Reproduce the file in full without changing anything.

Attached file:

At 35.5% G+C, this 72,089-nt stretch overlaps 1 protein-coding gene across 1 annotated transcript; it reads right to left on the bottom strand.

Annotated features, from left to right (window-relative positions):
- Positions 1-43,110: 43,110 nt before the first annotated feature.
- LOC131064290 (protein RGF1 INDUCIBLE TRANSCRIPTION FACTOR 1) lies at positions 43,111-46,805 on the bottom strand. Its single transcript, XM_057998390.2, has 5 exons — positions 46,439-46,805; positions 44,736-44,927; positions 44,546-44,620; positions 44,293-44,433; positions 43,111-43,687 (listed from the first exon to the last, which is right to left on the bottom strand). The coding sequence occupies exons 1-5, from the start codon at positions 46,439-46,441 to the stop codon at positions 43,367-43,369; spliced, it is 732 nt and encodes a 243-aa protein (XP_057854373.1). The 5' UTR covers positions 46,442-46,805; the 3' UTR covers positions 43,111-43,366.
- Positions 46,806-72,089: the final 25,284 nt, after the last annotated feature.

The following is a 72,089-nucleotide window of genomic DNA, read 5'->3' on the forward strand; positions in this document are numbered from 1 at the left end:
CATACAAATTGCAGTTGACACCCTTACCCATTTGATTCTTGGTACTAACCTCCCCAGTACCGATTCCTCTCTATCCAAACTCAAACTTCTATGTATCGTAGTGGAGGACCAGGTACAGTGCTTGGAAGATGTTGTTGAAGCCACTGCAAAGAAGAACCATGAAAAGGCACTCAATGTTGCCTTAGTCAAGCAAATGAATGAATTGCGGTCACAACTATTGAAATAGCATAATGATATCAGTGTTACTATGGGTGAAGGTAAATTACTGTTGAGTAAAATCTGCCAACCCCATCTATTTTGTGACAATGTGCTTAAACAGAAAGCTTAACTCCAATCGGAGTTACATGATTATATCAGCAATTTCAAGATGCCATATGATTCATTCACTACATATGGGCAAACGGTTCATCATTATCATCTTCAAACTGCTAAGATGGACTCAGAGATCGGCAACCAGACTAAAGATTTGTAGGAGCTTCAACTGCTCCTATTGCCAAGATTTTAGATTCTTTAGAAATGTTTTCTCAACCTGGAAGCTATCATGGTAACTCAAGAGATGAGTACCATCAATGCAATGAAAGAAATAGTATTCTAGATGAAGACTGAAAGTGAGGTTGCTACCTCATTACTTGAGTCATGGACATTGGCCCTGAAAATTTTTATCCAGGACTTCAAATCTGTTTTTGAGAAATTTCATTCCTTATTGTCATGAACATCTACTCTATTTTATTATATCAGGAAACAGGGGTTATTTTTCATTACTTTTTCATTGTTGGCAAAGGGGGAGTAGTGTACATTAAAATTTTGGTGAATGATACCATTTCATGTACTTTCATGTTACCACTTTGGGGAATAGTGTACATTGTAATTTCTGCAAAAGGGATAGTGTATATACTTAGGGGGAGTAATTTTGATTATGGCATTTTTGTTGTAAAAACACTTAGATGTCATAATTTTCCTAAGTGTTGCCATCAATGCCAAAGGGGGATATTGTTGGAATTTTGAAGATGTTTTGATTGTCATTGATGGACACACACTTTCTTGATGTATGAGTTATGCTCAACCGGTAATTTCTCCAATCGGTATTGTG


At 35.5% G+C, this 72,089-nt stretch overlaps 1 protein-coding gene across 1 annotated transcript; it reads right to left on the bottom strand.

Annotated features, from left to right (window-relative positions):
- Positions 1-43,110: 43,110 nt before the first annotated feature.
- LOC131064290 (protein RGF1 INDUCIBLE TRANSCRIPTION FACTOR 1) lies at positions 43,111-46,805 on the bottom strand. Its single transcript, XM_057998390.2, has 5 exons — positions 46,439-46,805; positions 44,736-44,927; positions 44,546-44,620; positions 44,293-44,433; positions 43,111-43,687 (listed from the first exon to the last, which is right to left on the bottom strand). The coding sequence occupies exons 1-5, from the start codon at positions 46,439-46,441 to the stop codon at positions 43,367-43,369; spliced, it is 732 nt and encodes a 243-aa protein (XP_057854373.1). The 5' UTR covers positions 46,442-46,805; the 3' UTR covers positions 43,111-43,366.
- Positions 46,806-72,089: the final 25,284 nt, after the last annotated feature.

The following is a 72,089-nucleotide window of genomic DNA, read 5'->3' on the forward strand; positions in this document are numbered from 1 at the left end:
CATACAAATTGCAGTTGACACCCTTACCCATTTGATTCTTGGTACTAACCTCCCCAGTACCGATTCCTCTCTATCCAAACTCAAACTTCTATGTATCGTAGTGGAGGACCAGGTACAGTGCTTGGAAGATGTTGTTGAAGCCACTGCAAAGAAGAACCATGAAAAGGCACTCAATGTTGCCTTAGTCAAGCAAATGAATGAATTGCGGTCACAACTATTGAAATAGCATAATGATATCAGTGTTACTATGGGTGAAGGTAAATTACTGTTGAGTAAAATCTGCCAACCCCATCTATTTTGTGACAATGTGCTTAAACAGAAAGCTTAACTCCAATCGGAGTTACATGATTATATCAGCAATTTCAAGATGCCATATGATTCATTCACTACATATGGGCAAACGGTTCATCATTATCATCTTCAAACTGCTAAGATGGACTCAGAGATCGGCAACCAGACTAAAGATTTGTAGGAGCTTCAACTGCTCCTATTGCCAAGATTTTAGATTCTTTAGAAATGTTTTCTCAACCTGGAAGCTATCATGGTAACTCAAGAGATGAGTACCATCAATGCAATGAAAGAAATAGTATTCTAGATGAAGACTGAAAGTGAGGTTGCTACCTCATTACTTGAGTCATGGACATTGGCCCTGAAAATTTTTATCCAGGACTTCAAATCTGTTTTTGAGAAATTTCATTCCTTATTGTCATGAACATCTACTCTATTTTATTATATCAGGAAACAGGGGTTATTTTTCATTACTTTTTCATTGTTGGCAAAGGGGGAGTAGTGTACATTAAAATTTTGGTGAATGATACCATTTCATGTACTTTCATGTTACCACTTTGGGGAATAGTGTACATTGTAATTTCTGCAAAAGGGATAGTGTATATACTTAGGGGGAGTAATTTTGATTATGGCATTTTTGTTGTAAAAACACTTAGATGTCATAATTTTCCTAAGTGTTGCCATCAATGCCAAAGGGGGATATTGTTGGAATTTTGAAGATGTTTTGATTGTCATTGATGGACACACACTTTCTTGATGTATGAGTTATGCTCAACCGGTAATTTCTCCAATCGGTATTGTG